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As depression becomes increasingly common, interest in alternative treatments such as hypnosis for depression is also on the rise. If you’re interested in undergoing hypnosis for depression, the most important first step is to talk with your physician. A trained medical professional can help diagnose the source of your depression first rather than simply treating it as a symptom. For example, if the source of your depression is hypothyroidism, then hypnosis would not be the appropriate initial treatment.
One of the first most noticeable benefits of using hypnosis for depression is the relaxation that results from being in a hypnotic state. Hypnosis requires that the patient be physically relaxed, so soothing music and a comfortable environment are used to facilitate relaxation. The deep relaxation encouraged by hypnotherapy can be especially beneficial in soothing anxiety, which many people with depression also suffer from.
The fact that hypnosis is physically non-invasive is another benefit that people find appealing. Even acupuncture, which is considered a fairly alternative treatment in the western world, is still physically invasive, involving the administration of needles to various points on the body. Electroconvulsive therapy (ECT), also known as “shock treatment” is severely physically invasive compared to hypnosis, as it involves inducing seizures in patients to stimulate areas of the brain. Cranial electrotherapy stimulation (CES) and Vagus nerve stimulation (VNS) are also physically invasive forms of treatment for depression compared to hypnosis.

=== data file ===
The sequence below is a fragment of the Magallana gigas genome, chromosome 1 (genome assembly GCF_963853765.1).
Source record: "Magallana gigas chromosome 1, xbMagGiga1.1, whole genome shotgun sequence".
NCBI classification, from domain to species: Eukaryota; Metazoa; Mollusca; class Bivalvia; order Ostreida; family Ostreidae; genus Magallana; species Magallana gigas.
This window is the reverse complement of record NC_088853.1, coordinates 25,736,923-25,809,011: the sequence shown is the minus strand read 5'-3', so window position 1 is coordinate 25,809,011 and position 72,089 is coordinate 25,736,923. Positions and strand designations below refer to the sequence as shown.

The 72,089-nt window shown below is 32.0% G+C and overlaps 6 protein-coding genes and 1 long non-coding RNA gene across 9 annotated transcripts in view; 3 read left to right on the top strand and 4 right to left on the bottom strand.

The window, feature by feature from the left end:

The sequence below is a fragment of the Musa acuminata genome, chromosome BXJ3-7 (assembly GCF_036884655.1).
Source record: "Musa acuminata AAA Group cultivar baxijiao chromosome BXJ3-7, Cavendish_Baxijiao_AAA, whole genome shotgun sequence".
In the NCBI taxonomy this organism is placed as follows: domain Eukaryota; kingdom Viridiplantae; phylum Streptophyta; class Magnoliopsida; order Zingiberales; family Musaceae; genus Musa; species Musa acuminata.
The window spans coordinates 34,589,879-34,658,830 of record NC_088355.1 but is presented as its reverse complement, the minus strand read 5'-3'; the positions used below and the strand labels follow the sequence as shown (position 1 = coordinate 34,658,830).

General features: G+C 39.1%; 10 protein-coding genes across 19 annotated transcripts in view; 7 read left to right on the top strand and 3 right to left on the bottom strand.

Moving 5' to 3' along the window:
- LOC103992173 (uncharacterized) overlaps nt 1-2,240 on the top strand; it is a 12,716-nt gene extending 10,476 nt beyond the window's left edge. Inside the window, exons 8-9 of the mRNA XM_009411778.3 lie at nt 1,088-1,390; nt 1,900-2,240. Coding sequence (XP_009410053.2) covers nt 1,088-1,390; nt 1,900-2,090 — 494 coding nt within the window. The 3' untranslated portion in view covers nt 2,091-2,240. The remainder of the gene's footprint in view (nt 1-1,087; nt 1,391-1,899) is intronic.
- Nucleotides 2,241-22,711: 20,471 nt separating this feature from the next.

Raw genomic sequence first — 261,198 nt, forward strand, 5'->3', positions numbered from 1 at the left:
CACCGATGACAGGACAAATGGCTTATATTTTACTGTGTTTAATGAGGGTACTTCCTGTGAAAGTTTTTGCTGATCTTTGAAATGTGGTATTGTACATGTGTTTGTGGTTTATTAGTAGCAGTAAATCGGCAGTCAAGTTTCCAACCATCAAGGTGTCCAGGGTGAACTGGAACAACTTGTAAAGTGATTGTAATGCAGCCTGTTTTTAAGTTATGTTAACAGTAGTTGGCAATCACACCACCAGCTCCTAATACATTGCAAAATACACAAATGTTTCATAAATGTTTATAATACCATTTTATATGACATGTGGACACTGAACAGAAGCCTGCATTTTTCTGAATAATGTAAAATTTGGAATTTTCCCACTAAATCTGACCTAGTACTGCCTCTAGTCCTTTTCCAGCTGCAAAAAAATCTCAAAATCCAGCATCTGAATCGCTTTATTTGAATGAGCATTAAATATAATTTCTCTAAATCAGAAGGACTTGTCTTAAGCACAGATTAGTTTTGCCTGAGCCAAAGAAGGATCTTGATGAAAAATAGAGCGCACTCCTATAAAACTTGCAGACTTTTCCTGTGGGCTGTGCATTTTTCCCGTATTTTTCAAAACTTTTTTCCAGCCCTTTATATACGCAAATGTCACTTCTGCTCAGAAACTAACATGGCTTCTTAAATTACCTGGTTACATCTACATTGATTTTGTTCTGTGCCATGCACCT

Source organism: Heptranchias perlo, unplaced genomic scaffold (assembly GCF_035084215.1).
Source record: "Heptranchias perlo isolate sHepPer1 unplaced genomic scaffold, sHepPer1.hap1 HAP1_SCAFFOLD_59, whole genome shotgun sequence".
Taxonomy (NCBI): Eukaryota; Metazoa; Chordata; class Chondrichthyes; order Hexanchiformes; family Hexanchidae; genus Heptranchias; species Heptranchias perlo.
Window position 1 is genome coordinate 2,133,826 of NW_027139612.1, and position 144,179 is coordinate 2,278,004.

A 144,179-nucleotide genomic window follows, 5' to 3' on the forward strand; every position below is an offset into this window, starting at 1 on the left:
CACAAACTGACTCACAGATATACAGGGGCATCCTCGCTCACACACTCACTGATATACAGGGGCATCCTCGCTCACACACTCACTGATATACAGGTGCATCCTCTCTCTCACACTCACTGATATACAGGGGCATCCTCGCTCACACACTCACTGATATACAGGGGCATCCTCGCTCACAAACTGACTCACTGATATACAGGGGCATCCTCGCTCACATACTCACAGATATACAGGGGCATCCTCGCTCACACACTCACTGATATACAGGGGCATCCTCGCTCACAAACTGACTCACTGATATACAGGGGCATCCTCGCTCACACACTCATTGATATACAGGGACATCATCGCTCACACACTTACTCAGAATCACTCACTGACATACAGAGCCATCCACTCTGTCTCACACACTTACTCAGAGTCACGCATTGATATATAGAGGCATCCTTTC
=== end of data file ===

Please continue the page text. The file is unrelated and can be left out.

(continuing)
The lack of physical side effects resulting from hypnosis for depression is a huge benefit, especially when compared to the numerous potential side effects of anti-depressant medications. Some of the potential side effects of anti-depressants include: loss of libido, fatigue, weight gain, disturbing dreams, nausea, and night sweats, among others. Hypnotherapy also lacks the withdrawal symptoms of anti-depressants, which can include vomiting, headaches and a “zapping” sensation in the brain, known as “brain shocks” or “brain shivers.”
While the price of hypnosis for depression varies, the overall cost per session is less likely to increase over time compared to anti-depressants. Patients who are prescribed anti-depressants can form a tolerance to their medication over time, prompting their physicians to prescribe a higher dosage of the drug or a complementary anti-depressant, which increases drug costs. Psychotherapy can be an extremely expensive form of treatment for depression as well, and can carry longer waiting lists than clinicians that offer hypnosis for depression.
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